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Mammalian Genome

, Volume 16, Issue 4, pp 262–272 | Cite as

Association of an Agouti allele with fawn or sable coat color in domestic dogs

  • Tom G. Berryere
  • Julie A. Kerns
  • Gregory S. Barsh
  • Sheila M. Schmutz
Article

Abstract

The type of pigment synthesized in mammalian hair, yellow–red pheomelanin or black–brown eumelanin, depends on the interaction between Agouti protein and the Melanocortin 1 receptor. Although the genetics of pigmentation is broadly conserved across most mammalian species, pigment type-switching in domestic dogs is unusual because a yellow–tan coat with variable amounts of dark hair is thought to be caused by an allele of the Agouti locus referred to as fawn or sable (a y ). In a large survey covering thirty seven breeds, we identified an Agouti allele with two missense alterations, A82S and R83H, which was present (heterozygous or homozygous) in 41 dogs (22 breeds) with a fawn or sable coat, but was absent from 16 dogs (8 breeds) with a black-and-tan or tricolor phenotype. In an additional 33 dogs (14 breeds) with a eumelanic coat, 8 (German Shepherd Dogs, Groenendaels, Schipperkes, or Shetland Sheepdogs) were homozygous for a previously reported mutation, non-agouti R96C; the remainder are likely to have carried dominant black, which is independent of and epistatic to Agouti. This work resolves some of the complexity in dog coat color genetics and provides diagnostic opportunities and practical guidelines for breeders.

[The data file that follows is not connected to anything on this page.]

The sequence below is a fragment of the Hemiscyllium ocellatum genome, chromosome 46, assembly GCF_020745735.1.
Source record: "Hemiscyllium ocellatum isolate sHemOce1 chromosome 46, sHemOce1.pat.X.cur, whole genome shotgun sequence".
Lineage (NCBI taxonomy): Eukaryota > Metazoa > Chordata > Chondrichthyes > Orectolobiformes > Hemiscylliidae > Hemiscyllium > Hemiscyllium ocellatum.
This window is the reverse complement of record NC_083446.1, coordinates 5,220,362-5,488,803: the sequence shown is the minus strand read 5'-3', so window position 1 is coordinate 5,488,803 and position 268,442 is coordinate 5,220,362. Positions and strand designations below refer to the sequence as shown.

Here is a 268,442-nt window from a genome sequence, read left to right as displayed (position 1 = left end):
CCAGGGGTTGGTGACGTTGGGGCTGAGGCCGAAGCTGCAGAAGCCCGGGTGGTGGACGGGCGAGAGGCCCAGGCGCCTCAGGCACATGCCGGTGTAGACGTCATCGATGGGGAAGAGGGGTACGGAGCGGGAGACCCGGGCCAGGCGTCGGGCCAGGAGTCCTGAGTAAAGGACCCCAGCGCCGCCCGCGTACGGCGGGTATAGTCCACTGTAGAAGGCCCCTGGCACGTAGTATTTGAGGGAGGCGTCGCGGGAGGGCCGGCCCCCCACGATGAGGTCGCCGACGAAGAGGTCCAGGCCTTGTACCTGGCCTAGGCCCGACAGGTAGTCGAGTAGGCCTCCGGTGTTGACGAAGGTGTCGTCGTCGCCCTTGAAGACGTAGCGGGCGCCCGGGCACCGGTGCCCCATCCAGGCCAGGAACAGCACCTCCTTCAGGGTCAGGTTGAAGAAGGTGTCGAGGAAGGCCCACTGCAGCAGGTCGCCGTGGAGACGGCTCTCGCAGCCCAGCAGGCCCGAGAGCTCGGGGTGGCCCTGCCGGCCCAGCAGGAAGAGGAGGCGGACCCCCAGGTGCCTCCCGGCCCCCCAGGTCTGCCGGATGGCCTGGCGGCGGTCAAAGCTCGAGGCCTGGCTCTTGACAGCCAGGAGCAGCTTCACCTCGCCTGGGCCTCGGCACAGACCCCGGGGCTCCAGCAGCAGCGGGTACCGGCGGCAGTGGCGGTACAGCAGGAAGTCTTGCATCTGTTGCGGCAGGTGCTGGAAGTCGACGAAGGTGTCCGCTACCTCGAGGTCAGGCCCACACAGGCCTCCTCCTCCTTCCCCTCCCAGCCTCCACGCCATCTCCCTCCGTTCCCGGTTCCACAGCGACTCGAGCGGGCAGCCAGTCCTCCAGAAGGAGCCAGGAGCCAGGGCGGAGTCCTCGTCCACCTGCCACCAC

Keywords

Coat Color Black Hair Doberman Pinscher Agouti Protein Coat Color Phenotype 
These keywords were added by machine and not by the authors. This process is experimental and the keywords may be updated as the learning algorithm improves.

Notes

Acknowledgments

We thank the Natural Science and Engineering Research Council for funding. We are grateful to Ingeborg Roewer for careful and patient sequencing. We especially thank Libbye Miller and Lee Jiles, Marla Belzowski and Jackie Barikhan, C.A. Sharp, J. P. Yousha, Sue Ann Bowling, and the many dog owners who helped us obtain DNA samples. We thank Solomon Carriere for coyote and wolf skin samples.

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Copyright information

© Springer Science+Business Media Inc. 2005

Authors and Affiliations

  • Tom G. Berryere
    • 1
  • Julie A. Kerns
    • 2
  • Gregory S. Barsh
    • 2
  • Sheila M. Schmutz
    • 1
  1. 1.Department of Animal and Poultry ScienceUniversity of SaskatchewanSaskatoonCanada
  2. 2.Departments of Genetics and PediatricsStanford University School of MedicineStanfordUSA

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